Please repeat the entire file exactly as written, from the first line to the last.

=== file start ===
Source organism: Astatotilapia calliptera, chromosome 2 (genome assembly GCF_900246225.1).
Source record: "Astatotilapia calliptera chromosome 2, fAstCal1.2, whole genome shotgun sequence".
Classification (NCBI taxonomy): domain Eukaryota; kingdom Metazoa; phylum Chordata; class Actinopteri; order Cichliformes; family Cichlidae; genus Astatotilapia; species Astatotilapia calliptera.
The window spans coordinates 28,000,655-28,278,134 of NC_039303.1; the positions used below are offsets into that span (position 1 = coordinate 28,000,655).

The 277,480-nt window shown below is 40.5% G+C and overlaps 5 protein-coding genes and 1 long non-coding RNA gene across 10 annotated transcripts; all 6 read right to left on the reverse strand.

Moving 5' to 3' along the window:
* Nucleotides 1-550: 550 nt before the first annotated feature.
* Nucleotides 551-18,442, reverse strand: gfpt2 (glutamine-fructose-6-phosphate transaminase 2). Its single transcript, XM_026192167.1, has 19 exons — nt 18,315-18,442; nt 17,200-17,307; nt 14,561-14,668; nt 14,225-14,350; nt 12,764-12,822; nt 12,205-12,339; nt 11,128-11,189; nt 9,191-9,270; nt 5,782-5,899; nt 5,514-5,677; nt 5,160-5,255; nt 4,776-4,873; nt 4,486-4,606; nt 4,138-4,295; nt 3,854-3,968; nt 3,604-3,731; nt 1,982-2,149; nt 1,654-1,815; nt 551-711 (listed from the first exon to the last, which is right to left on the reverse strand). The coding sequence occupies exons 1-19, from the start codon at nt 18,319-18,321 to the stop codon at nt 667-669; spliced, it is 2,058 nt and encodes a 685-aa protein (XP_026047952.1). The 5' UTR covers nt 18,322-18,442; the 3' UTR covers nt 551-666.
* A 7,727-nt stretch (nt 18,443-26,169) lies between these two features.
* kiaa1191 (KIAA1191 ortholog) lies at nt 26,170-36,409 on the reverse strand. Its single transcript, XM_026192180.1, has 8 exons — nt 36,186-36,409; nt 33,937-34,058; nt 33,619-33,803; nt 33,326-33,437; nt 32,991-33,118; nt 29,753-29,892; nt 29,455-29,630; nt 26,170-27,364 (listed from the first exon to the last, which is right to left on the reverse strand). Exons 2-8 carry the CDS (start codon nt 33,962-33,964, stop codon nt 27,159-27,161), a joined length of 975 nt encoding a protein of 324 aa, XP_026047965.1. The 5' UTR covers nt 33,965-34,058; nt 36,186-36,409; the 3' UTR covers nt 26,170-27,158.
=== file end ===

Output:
Source organism: Astatotilapia calliptera, chromosome 2 (genome assembly GCF_900246225.1).
Source record: "Astatotilapia calliptera chromosome 2, fAstCal1.2, whole genome shotgun sequence".
Classification (NCBI taxonomy): domain Eukaryota; kingdom Metazoa; phylum Chordata; class Actinopteri; order Cichliformes; family Cichlidae; genus Astatotilapia; species Astatotilapia calliptera.
The window spans coordinates 28,000,655-28,278,134 of NC_039303.1; the positions used below are offsets into that span (position 1 = coordinate 28,000,655).

The 277,480-nt window shown below is 40.5% G+C and overlaps 5 protein-coding genes and 1 long non-coding RNA gene across 10 annotated transcripts; all 6 read right to left on the reverse strand.

Moving 5' to 3' along the window:
* Nucleotides 1-550: 550 nt before the first annotated feature.
* Nucleotides 551-18,442, reverse strand: gfpt2 (glutamine-fructose-6-phosphate transaminase 2). Its single transcript, XM_026192167.1, has 19 exons — nt 18,315-18,442; nt 17,200-17,307; nt 14,561-14,668; nt 14,225-14,350; nt 12,764-12,822; nt 12,205-12,339; nt 11,128-11,189; nt 9,191-9,270; nt 5,782-5,899; nt 5,514-5,677; nt 5,160-5,255; nt 4,776-4,873; nt 4,486-4,606; nt 4,138-4,295; nt 3,854-3,968; nt 3,604-3,731; nt 1,982-2,149; nt 1,654-1,815; nt 551-711 (listed from the first exon to the last, which is right to left on the reverse strand). The coding sequence occupies exons 1-19, from the start codon at nt 18,319-18,321 to the stop codon at nt 667-669; spliced, it is 2,058 nt and encodes a 685-aa protein (XP_026047952.1). The 5' UTR covers nt 18,322-18,442; the 3' UTR covers nt 551-666.
* A 7,727-nt stretch (nt 18,443-26,169) lies between these two features.
* kiaa1191 (KIAA1191 ortholog) lies at nt 26,170-36,409 on the reverse strand. Its single transcript, XM_026192180.1, has 8 exons — nt 36,186-36,409; nt 33,937-34,058; nt 33,619-33,803; nt 33,326-33,437; nt 32,991-33,118; nt 29,753-29,892; nt 29,455-29,630; nt 26,170-27,364 (listed from the first exon to the last, which is right to left on the reverse strand). Exons 2-8 carry the CDS (start codon nt 33,962-33,964, stop codon nt 27,159-27,161), a joined length of 975 nt encoding a protein of 324 aa, XP_026047965.1. The 5' UTR covers nt 33,965-34,058; nt 36,186-36,409; the 3' UTR covers nt 26,170-27,158.